Moreover, each use of the safety closure assembly automatically resets it in inoperative, valve disabling condition.
The programmed sequence of functions is difficult for a small child to recognize and remember. Therefore, unauthorized operation is discouraged. Further, an adult need not remember to reset the safety closure to an inoperative condition after its use.
Although a specific embodiment of the present invention has been disclosed above in detail, it is to be understood that this is for purposes of illustration. Modifications may be made to the described safety closure assembly for an aerosol container by those skilled in the art in order to adapt the safety closure assembly to particular applications.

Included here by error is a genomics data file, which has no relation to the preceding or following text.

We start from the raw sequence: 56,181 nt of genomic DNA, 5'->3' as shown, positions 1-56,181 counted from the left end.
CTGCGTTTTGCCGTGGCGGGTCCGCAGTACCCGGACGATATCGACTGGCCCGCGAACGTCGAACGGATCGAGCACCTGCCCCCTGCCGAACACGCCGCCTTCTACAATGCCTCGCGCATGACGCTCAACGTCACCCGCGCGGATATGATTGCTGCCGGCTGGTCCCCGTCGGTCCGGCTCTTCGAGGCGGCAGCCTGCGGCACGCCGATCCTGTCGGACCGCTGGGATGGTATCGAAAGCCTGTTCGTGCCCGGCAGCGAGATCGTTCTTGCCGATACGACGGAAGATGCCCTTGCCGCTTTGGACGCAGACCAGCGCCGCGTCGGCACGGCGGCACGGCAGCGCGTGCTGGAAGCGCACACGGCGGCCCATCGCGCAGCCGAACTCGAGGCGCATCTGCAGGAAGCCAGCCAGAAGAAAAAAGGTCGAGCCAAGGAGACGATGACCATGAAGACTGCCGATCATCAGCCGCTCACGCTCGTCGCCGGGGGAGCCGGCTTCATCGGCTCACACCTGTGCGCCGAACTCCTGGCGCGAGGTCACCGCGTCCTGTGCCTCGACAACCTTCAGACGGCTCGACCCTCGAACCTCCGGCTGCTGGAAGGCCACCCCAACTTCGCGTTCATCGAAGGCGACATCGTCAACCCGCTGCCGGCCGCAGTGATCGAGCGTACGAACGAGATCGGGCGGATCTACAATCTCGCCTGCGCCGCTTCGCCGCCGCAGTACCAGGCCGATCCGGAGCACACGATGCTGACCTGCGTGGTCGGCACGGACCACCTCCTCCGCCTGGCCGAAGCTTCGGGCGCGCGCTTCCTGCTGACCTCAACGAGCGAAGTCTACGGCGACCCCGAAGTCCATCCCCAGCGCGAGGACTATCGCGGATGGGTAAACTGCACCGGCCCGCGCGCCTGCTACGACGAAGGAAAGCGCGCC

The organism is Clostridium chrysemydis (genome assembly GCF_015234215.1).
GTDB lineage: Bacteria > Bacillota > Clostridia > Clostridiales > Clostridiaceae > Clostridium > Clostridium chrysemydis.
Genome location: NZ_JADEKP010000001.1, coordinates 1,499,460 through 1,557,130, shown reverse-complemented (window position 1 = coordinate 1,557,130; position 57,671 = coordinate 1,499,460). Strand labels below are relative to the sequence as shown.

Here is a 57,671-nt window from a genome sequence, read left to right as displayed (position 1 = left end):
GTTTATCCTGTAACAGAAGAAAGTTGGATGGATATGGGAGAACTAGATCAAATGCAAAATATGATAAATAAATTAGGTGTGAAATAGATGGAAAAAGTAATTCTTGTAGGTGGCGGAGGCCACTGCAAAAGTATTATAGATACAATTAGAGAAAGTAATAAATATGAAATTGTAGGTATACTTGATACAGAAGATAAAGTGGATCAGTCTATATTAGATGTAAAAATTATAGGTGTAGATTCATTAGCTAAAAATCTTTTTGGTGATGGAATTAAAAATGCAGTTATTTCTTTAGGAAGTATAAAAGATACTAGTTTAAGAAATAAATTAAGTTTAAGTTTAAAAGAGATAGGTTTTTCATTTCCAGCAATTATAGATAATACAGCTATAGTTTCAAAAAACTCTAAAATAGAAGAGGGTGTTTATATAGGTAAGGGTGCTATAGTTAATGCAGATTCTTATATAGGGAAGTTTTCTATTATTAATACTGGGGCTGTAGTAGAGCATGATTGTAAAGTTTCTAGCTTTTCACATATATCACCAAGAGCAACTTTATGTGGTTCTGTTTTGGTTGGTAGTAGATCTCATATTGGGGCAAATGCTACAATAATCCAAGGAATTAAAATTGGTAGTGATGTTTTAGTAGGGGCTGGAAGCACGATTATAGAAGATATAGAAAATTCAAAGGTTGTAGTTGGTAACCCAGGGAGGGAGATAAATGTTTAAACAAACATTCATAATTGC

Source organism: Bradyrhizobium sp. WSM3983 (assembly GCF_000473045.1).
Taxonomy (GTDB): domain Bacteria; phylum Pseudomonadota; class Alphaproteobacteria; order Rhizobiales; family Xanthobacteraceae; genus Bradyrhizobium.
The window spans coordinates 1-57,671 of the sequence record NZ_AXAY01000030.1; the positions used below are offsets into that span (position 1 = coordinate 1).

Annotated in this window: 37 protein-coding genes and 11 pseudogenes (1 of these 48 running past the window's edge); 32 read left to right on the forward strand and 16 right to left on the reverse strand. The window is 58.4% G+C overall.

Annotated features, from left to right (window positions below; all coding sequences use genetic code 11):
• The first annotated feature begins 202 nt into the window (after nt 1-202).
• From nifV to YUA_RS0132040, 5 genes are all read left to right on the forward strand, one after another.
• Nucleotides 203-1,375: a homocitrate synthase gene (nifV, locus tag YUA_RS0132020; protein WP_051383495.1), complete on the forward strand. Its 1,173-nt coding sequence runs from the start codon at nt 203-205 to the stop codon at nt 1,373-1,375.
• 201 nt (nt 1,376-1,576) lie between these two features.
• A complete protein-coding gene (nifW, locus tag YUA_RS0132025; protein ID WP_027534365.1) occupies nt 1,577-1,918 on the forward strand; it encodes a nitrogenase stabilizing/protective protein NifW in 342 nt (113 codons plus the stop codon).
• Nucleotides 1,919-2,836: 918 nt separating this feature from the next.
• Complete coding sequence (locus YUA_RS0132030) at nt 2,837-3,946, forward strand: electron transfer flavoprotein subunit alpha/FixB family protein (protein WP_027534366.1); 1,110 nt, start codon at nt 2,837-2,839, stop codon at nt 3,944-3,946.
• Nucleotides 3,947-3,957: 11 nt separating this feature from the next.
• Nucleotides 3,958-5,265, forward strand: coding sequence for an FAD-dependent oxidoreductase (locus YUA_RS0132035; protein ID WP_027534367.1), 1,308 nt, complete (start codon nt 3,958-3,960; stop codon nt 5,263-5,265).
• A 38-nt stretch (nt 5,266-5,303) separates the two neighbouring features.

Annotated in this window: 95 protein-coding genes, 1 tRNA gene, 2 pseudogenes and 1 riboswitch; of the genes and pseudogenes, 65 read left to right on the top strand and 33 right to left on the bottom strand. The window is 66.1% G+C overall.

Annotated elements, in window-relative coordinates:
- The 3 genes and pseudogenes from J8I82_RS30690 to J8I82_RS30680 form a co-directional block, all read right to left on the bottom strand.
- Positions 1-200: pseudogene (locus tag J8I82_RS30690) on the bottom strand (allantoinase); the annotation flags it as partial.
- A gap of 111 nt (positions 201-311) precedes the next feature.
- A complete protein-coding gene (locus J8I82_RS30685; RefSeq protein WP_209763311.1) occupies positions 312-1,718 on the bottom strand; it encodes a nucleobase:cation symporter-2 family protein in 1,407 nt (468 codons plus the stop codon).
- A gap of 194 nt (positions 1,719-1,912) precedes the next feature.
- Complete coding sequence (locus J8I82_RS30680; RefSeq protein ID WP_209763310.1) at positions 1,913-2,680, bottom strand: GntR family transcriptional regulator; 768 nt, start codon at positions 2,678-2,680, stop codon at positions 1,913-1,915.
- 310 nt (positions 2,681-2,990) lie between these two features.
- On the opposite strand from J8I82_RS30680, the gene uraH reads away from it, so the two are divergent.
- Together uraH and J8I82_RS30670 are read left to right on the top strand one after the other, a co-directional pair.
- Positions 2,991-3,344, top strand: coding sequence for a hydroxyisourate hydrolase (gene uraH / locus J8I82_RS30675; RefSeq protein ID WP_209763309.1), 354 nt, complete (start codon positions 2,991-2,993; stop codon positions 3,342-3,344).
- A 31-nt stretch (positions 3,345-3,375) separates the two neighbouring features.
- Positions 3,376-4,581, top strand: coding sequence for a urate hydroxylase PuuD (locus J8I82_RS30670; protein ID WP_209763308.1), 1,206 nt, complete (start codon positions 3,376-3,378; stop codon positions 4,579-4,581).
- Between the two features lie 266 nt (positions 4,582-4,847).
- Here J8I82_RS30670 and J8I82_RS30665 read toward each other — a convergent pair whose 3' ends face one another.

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|Clasificación de EE.UU.||222/153.11, 222/402.11|
|Clasificación internacional||B65D83/14, B65D50/06, B65D83/16|
|Clasificación cooperativa||B65D83/22, B65D83/205, B65D50/06, B65D2215/04|
|Clasificación europea||B65D83/20C, B65D83/22B, B65D50/06|